OMC: You travel all over the place. What’s been your favorite place so far to sell Tupperware?

DL: You know, it’s so funny, every place is different. Some places, they love to buy the Tupperware, some places they just have a great time at the party and that’s always awesome. I’ve gotten to go to a bunch of different countries now – I got to go to Australia, it’s one of my favorite places in the world because, I mean, they don’t even really speak American, and the food down there is crazy!

I went to London, which was crazy fun. And in the States – Lord, I’ve been so many places; I’ve been to Denver, I had the best time there for a bunch of weeks, and you know when you’re there you can barely even breathe because the air’s so thin but it’s real fun because when you pass out a lot, the firemen come and they try to revive you – it’s a great way to get handsome firemen to rescue you, just fall to the ground! It’s fun. I just came from Texas, I just love Texas, oh my Lord, there’s plenty of people who will throw you on a mechanical bull at a Denny’s, and that’s one hell of a hootenanny for breakfast! So every place has a different charm to it!

OMC: So you’re from the South, obviously, and I just love your accent.

DL: Aren’t you sweet!

OMC: What do you think of us Northerners up here? What are we like from your perspective?

DL: You know, I love being up North, because y’all get crap done. Because us people in the South, oh, we take our time, we’ll get to it when we need to, no speeding to work, and I'm like Jesus Christ, get out of my way, damn it! That’s why I love coming to the North because every day y’all get on target, y’all keep moving, and it’s fun.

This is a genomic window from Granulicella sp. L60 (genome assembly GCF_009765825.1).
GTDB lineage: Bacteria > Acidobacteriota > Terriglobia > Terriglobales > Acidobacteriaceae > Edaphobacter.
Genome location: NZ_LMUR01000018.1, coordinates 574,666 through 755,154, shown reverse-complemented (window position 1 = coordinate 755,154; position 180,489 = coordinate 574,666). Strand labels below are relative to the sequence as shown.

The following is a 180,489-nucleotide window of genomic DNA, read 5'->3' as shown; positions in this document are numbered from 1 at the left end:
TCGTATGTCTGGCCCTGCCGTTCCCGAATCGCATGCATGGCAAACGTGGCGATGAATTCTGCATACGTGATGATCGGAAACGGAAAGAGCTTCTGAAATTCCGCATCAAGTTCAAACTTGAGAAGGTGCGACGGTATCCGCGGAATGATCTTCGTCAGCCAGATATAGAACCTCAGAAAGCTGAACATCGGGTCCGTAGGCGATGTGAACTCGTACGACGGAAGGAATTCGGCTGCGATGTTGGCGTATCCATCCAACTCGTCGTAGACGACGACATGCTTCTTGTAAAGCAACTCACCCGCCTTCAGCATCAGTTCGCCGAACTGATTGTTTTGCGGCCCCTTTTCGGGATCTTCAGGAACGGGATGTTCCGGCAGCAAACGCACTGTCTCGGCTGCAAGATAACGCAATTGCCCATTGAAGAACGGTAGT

OMC: What do your kids think of your career?

DL: You know, they love it because – I don’t get to see them that much right now because I’m traveling so much but what I do come home, you know, I’ll bring ‘em some gifts and some nice things and oh! They get so excited, the little one, Absorbine, Jr., he’s 3 years old, he is so funny – and he drinks a little, so he shakes, but he is cute and he gets so excited every time I see him, his mouth gets real big and his eyes pop open. All my kids are so neighborly and so grateful to have a mama that travels and can show ‘em stuff and show ‘em around.

OMC: I’ve been to a few Tupperware parties. What makes yours different?

DL: Well, you know, when you go to a Tupperware party everyone thinks you’re gonna go there and talk about bowls and everyone there is gonna be the grandmama-type. Well, listen. This is more fun than you can shake a stick at. I mean, of course I have games and prizes and raffles just like you’d get at a regular Tupperware party, but it’s more than that. It’s an evening of empowerment.

You know, I talk about how the Tupperware party got started and Brownie Wise, the woman who created the Tupperware party 65 years ago and just how it relates today. So many people say, ‘Oh, I come to that and I’m having trouble in my life;’ I say ‘Hooker, this is a story that’s gonna empower you and make you excited.’ So many people leave thinking you know, I can do this and if I’m having trouble there’s always a way out of it, I’m gonna kick my own butt and get goin’.

And that’s what I love about the Tupperware party. It’ll make you feel like you can go out there and kick some ass.

Colleen Jurkiewicz Reporter

Colleen Jurkiewicz is a Milwaukee native with a degree in English from the University of Wisconsin-Milwaukee, and she loves having a job where she learns something new about the Cream City every day. Her previous incarnations have included stints as a waitress, a barista, a writing tutor, a medical transcriptionist, a freelance journalist, and now this lovely gig at the best online magazine in Milwaukee.